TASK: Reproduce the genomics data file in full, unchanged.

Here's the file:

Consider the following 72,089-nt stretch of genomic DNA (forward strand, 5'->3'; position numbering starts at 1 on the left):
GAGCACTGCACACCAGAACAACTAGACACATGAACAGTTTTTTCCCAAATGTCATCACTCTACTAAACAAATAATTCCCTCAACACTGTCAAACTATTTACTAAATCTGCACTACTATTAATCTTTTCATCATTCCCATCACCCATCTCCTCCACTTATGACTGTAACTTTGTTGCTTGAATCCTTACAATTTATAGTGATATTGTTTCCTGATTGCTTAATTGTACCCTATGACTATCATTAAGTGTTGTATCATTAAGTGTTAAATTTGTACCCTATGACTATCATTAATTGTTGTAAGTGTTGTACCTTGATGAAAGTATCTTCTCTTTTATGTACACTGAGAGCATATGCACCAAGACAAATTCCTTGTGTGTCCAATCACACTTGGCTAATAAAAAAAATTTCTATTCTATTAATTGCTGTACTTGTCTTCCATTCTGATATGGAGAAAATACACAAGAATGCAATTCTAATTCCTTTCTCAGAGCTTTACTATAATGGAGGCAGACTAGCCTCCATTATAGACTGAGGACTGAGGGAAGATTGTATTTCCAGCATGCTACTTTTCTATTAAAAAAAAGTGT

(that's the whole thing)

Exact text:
Consider the following 72,089-nt stretch of genomic DNA (forward strand, 5'->3'; position numbering starts at 1 on the left):
GAGCACTGCACACCAGAACAACTAGACACATGAACAGTTTTTTCCCAAATGTCATCACTCTACTAAACAAATAATTCCCTCAACACTGTCAAACTATTTACTAAATCTGCACTACTATTAATCTTTTCATCATTCCCATCACCCATCTCCTCCACTTATGACTGTAACTTTGTTGCTTGAATCCTTACAATTTATAGTGATATTGTTTCCTGATTGCTTAATTGTACCCTATGACTATCATTAAGTGTTGTATCATTAAGTGTTAAATTTGTACCCTATGACTATCATTAATTGTTGTAAGTGTTGTACCTTGATGAAAGTATCTTCTCTTTTATGTACACTGAGAGCATATGCACCAAGACAAATTCCTTGTGTGTCCAATCACACTTGGCTAATAAAAAAAATTTCTATTCTATTAATTGCTGTACTTGTCTTCCATTCTGATATGGAGAAAATACACAAGAATGCAATTCTAATTCCTTTCTCAGAGCTTTACTATAATGGAGGCAGACTAGCCTCCATTATAGACTGAGGACTGAGGGAAGATTGTATTTCCAGCATGCTACTTTTCTATTAAAAAAAAGTGT